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Cache memory in DSP

Posted: Fri Apr 02, 2010 2:31 pm
by SukhdeepMankoo
what is the role of Cache Memory in DSP Processor, like L1 and L2 cache. why do we need Cache in DSP as Microcontroller do not not any kind of cache memory, where is this difference lie.

Thanks & Regards
Sukhdeep Singh

Re: Cache memory in DSP

Posted: Fri Apr 02, 2010 3:49 pm
by Neo
Cache memory is an extremely fast memory that is built into the CPU. The CPU uses cache memory to store instructions and data that are repeatedly required to run programs which helps to improve overall system performance. The advantage of cache memory is that the CPU does not have to use the memory bus(EMIF) for program/data transfer for repeated memory fetches. Whenever data needs to be passed through the memory bus, the data transfer speed slows to the External Memory Interface (EMIF) capability. The CPU can process data much faster by avoiding the bottleneck created by the memory bus.

As it happens, once most programs are open and running, they use very few resources. When these resources are kept in cache, programs can operate more quickly and efficiently. All else being equal, cache is so effective in system performance that a computer running a fast CPU with little cache can have lower benchmarks than a system running a somewhat slower CPU with more cache. Cache built into the CPU itself is referred to as Level 1 (L1) cache. Cache that resides on a separate chip next to the CPU is called Level 2 (L2) cache. Some CPUs have both L1 and L2 cache built-in and designate the separate cache chip as Level 3 (L3) cache.

Usually on DSPs from Texas instruments have both L1 and L2 built-in to CPU. L1 is divided to L1P (Program) and L1D (Data). L1 and L2 are collectively referred as Internal System Memory (ISRAM) due to the reason that you can disable the cache functionality of them and use as Internal memory. This memory is extremely fast than accessing DDR/SDRAM through EMIF bus. IRAM is usually small as few KBs. The maximum I have seen so far is 256 KB.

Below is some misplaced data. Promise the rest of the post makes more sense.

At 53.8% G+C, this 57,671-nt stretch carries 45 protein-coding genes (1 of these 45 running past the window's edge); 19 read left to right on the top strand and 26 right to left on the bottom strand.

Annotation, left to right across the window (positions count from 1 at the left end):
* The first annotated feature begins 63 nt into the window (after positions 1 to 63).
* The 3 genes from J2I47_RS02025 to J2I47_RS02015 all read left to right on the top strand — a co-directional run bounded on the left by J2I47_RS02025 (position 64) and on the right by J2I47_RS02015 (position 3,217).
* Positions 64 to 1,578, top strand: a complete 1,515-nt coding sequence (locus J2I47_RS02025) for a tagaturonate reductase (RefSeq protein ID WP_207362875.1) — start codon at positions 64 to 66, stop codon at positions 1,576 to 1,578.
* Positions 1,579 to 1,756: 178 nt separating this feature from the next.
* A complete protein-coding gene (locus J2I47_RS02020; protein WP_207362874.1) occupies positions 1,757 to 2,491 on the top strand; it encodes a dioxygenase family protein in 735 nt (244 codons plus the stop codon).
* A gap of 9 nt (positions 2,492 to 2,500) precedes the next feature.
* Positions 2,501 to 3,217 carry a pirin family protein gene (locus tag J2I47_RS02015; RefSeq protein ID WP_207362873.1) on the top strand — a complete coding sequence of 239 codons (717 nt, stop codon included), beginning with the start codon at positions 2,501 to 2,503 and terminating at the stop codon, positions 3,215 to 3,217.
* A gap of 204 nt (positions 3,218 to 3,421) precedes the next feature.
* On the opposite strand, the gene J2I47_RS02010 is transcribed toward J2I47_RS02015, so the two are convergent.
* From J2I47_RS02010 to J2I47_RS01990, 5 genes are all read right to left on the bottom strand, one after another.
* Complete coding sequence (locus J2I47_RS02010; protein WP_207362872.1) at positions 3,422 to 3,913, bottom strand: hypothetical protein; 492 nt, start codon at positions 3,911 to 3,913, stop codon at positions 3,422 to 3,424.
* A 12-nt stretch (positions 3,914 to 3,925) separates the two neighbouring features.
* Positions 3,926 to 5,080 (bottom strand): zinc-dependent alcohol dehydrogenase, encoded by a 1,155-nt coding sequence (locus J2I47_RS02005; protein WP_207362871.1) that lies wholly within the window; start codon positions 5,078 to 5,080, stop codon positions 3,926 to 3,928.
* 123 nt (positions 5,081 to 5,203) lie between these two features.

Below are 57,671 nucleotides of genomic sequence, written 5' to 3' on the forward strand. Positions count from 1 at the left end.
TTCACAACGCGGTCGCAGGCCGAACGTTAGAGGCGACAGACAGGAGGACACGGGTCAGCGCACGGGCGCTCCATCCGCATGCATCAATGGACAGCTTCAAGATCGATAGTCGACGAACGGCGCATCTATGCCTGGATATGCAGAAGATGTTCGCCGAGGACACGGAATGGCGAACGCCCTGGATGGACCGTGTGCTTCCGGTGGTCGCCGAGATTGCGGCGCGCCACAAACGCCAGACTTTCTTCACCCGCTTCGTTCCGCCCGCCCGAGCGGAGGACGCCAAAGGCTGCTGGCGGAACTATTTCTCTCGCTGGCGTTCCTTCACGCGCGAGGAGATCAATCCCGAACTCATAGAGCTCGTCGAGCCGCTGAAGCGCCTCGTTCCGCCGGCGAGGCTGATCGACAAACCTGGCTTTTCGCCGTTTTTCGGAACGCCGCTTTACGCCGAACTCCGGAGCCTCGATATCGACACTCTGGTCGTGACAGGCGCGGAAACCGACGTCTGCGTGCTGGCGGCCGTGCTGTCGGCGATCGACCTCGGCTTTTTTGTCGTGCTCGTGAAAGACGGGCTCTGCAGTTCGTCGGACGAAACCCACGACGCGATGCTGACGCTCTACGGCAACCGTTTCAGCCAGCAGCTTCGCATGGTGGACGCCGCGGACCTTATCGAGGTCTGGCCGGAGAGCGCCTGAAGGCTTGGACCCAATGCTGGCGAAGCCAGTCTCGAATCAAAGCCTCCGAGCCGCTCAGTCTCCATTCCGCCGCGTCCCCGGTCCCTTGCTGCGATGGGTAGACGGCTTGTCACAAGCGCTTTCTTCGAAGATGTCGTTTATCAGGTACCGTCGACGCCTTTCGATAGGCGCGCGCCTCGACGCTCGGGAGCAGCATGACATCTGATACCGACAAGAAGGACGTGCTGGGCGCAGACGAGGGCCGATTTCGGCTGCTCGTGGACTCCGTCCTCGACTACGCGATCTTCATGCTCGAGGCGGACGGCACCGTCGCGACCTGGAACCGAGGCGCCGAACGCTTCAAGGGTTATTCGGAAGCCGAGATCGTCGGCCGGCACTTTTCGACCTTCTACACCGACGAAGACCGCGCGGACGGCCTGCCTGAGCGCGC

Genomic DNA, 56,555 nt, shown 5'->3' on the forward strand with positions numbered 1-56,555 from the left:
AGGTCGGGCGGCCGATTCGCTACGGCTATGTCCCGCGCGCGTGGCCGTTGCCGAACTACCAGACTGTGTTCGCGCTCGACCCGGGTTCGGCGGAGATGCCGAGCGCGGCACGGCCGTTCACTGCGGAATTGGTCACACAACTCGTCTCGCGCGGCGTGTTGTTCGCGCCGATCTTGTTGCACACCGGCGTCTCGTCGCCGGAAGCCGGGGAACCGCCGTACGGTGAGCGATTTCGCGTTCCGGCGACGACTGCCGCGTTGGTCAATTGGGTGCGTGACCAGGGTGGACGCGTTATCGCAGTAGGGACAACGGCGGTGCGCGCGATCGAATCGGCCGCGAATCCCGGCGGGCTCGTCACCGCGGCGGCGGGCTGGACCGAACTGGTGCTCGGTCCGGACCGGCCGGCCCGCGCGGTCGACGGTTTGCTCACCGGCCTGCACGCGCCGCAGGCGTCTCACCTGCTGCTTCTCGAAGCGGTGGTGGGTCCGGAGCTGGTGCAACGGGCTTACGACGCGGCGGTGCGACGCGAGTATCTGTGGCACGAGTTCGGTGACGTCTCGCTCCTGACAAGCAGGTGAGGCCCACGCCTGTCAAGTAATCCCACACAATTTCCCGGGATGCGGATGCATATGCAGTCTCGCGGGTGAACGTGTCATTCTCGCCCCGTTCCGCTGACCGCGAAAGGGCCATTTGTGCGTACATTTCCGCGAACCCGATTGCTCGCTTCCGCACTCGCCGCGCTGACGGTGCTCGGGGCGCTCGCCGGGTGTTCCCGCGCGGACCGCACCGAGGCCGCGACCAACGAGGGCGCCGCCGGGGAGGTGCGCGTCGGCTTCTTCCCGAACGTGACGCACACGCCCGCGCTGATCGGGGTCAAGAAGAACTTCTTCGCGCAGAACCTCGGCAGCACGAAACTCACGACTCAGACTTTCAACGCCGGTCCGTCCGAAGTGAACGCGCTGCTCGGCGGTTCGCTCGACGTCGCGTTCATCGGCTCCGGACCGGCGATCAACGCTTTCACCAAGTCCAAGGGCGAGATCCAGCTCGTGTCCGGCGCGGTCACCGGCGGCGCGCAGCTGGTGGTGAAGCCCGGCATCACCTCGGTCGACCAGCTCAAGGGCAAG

L1 is the fastest. So it is better to use L1P and L1D separately as this will boost up the performance of the DSP application. L2 is the next fastest (less faster than L1 and a lot more faster than DDR through EMIF). Part of L2 is usually assigned as a cache (32 KB or 64 KB) and the remaining area is used as ISRAM. This area is used to store most critical parts of your code that require fast execution. For example, codes such as FIR, IIR, DCT, DFT are usually stored in ISRAM for fast execution.

Now you are clear on what is cache and how it is usually used in general. So the answer to your question is this. DSPs are used to execute complex signal processing algorithms mostly in real-time (for example Discrete Fourier Transformation (DFT) is used in encoding algorithms). So it is required to boost up some critical parts of code and data rather than storing everything in a single RAM which is not possible for most of the DSP applications.

Microcontrollers are used to operate simple algorithms usually based on controlling I/O pins. Such programs are tiny to load to a small internal memory (or even execute straight from Flash) and the data required is limited 1 or two arrays.
So the requirement of a cache is not significant in a microcontroller.

I hope you get the idea!

Re: Cache memory in DSP

Posted: Fri Apr 02, 2010 7:04 pm
by SukhdeepMankoo
Thanks Neo.

Re: Cache memory in DSP

Posted: Sat Apr 03, 2010 3:48 pm
by SukhdeepMankoo
Thanks a lot Neo,
Your way of telling is extremely good.I have no doubt about this issue.
Thanks again.

Re: Cache memory in DSP

Posted: Sat Feb 23, 2019 10:49 pm
by Timothypoirl
I reported this for Cache Selective already, but noted that its incorrect. Clearing the 4GB of cache in the Cache Selective freed up >13GB of memory in my scene.